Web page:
Accounting for the ‘transcendent self’ : spirituality, narcissism, testimony, and gift. / Achilli, Giulia; Busco, Cristiano; Giovannoni, Elena.

In: Accounting, Auditing and Accountability Journal, Vol. 35, No. 2, 03.02.2022, p. 492-517.

Research output: Contribution to journalArticlepeer-review

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Accounting for the ‘transcendent self’ : spirituality, narcissism, testimony, and gift. / Achilli, Giulia; Busco, Cristiano; Giovannoni, Elena.

In: Accounting, Auditing and Accountability Journal, Vol. 35, No. 2, 03.02.2022, p. 492-517.

Research output: Contribution to journalArticlepeer-review

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Achilli, Giulia ; Busco, Cristiano ; Giovannoni, Elena. / Accounting for the ‘transcendent self’ : spirituality, narcissism, testimony, and gift. In: Accounting, Auditing and Accountability Journal. 2022 ; Vol. 35, No. 2. pp. 492-517.

BibTeX

@article{15f005ff6b824913881d95cfc9d62b1d,
title = "Accounting for the {\textquoteleft}transcendent self{\textquoteright}: spirituality, narcissism, testimony, and gift",
abstract = "Purpose: The paper explores the process of construction of the “accountable self”, particularly as this process engages with the spirituality of the self. This study examines the “space of accountability” within which the accountable self constructs itself as such and investigates how different accounts of the self are drawn upon in the making of this space, both defining and transcending it.Design/methodology/approach: The paper relies upon archival material concerning accounting and accountability practices about the project for building the altar of St. Ignatius in the Church of Ges{\`u}, Rome, Italy (1691–1706). This study examines calculative and narrative accounts about the project from the perspective of the superintendent, who was the sole person accountable for the building works.Findings: Whereas calculative accounts enabled the self to account for actions within the specific space of accountability of the project, narrative accounts opened up this space, providing for a testimony of actions and a gift of accountability towards future indefinite others. This process was prompted by the spirituality of the self and the narcissistic gratification of fulfilling this spirituality.Originality: The paper adds to the literature on the accountable self and to theological perspectives into accountability. This study suggests exploring how different accounts of the self engage with each other through testimony, gift, narcissism and spirituality in the construction of the accountable self, providing for a “transcendent” space of accountability. This research also adds to studies on narrative accounts by showing that they are drawn upon alongside calculative accounts in the construction of the transcendent, accountable self.",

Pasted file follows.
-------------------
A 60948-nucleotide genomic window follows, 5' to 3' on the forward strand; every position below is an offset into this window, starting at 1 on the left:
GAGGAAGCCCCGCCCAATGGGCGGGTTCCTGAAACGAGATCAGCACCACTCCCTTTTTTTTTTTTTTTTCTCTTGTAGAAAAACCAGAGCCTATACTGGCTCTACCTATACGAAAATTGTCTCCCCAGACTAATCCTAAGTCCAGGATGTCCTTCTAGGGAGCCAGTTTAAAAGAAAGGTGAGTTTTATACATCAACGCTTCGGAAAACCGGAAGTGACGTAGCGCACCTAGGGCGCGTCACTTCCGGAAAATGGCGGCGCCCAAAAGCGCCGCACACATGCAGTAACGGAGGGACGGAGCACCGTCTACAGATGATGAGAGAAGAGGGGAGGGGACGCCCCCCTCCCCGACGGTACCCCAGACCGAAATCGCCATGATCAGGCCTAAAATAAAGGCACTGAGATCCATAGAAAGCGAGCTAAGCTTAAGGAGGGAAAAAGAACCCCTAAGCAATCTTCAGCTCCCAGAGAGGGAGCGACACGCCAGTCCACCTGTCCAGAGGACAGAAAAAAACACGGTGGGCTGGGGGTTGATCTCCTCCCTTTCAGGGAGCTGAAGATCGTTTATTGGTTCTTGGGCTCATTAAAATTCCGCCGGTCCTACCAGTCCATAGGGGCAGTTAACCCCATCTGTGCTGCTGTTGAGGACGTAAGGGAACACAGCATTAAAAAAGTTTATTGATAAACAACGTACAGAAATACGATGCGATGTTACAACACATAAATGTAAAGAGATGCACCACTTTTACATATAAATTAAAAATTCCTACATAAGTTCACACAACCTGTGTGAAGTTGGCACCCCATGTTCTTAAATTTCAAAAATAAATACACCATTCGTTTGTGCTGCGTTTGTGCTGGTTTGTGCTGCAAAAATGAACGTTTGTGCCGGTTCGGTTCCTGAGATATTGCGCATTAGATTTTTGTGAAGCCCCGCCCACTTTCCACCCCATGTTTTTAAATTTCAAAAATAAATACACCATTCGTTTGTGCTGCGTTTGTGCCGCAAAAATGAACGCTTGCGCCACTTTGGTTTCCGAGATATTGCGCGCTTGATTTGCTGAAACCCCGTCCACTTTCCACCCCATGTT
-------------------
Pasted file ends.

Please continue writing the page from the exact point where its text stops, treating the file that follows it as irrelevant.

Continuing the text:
keywords = "accountable self, transcendent self, space of accountability, testimony, gift, narcissism, spirituality",
author = "Giulia Achilli and Cristiano Busco and Elena Giovannoni",
year = "2022",
month = feb,
day = "3",
doi = "10.1108/AAAJ-12-2019-4360",
language = "English",
volume = "35",
pages = "492--517",
journal = "Accounting, Auditing and Accountability Journal",
issn = "0951-3574",
publisher = "Emerald Group Publishing Ltd.",
number = "2",

}

RIS

TY - JOUR

T1 - Accounting for the ‘transcendent self’

T2 - spirituality, narcissism, testimony, and gift

AU - Achilli, Giulia

AU - Busco, Cristiano

AU - Giovannoni, Elena

PY - 2022/2/3

Y1 - 2022/2/3